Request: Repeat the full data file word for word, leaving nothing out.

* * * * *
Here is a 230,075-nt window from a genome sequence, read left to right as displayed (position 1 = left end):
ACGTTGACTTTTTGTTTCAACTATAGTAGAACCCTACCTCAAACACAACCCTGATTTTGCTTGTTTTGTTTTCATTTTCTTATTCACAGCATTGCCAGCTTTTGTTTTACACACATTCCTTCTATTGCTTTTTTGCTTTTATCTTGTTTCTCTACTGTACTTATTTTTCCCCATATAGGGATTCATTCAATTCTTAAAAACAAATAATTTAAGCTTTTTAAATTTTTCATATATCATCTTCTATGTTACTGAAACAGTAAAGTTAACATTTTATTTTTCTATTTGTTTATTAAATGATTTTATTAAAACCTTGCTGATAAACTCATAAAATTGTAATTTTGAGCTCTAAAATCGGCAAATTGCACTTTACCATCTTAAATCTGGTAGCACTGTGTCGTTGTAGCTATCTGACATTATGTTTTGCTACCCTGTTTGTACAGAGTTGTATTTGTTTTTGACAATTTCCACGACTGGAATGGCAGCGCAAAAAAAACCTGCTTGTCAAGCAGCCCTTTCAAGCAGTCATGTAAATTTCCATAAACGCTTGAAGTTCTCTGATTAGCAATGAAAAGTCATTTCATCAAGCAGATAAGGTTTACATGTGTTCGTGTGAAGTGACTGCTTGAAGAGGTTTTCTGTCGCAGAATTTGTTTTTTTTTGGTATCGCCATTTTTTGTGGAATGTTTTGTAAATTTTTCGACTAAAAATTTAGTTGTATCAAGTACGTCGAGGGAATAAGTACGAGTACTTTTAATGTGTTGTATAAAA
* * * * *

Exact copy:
Here is a 230,075-nt window from a genome sequence, read left to right as displayed (position 1 = left end):
ACGTTGACTTTTTGTTTCAACTATAGTAGAACCCTACCTCAAACACAACCCTGATTTTGCTTGTTTTGTTTTCATTTTCTTATTCACAGCATTGCCAGCTTTTGTTTTACACACATTCCTTCTATTGCTTTTTTGCTTTTATCTTGTTTCTCTACTGTACTTATTTTTCCCCATATAGGGATTCATTCAATTCTTAAAAACAAATAATTTAAGCTTTTTAAATTTTTCATATATCATCTTCTATGTTACTGAAACAGTAAAGTTAACATTTTATTTTTCTATTTGTTTATTAAATGATTTTATTAAAACCTTGCTGATAAACTCATAAAATTGTAATTTTGAGCTCTAAAATCGGCAAATTGCACTTTACCATCTTAAATCTGGTAGCACTGTGTCGTTGTAGCTATCTGACATTATGTTTTGCTACCCTGTTTGTACAGAGTTGTATTTGTTTTTGACAATTTCCACGACTGGAATGGCAGCGCAAAAAAAACCTGCTTGTCAAGCAGCCCTTTCAAGCAGTCATGTAAATTTCCATAAACGCTTGAAGTTCTCTGATTAGCAATGAAAAGTCATTTCATCAAGCAGATAAGGTTTACATGTGTTCGTGTGAAGTGACTGCTTGAAGAGGTTTTCTGTCGCAGAATTTGTTTTTTTTTGGTATCGCCATTTTTTGTGGAATGTTTTGTAAATTTTTCGACTAAAAATTTAGTTGTATCAAGTACGTCGAGGGAATAAGTACGAGTACTTTTAATGTGTTGTATAAAA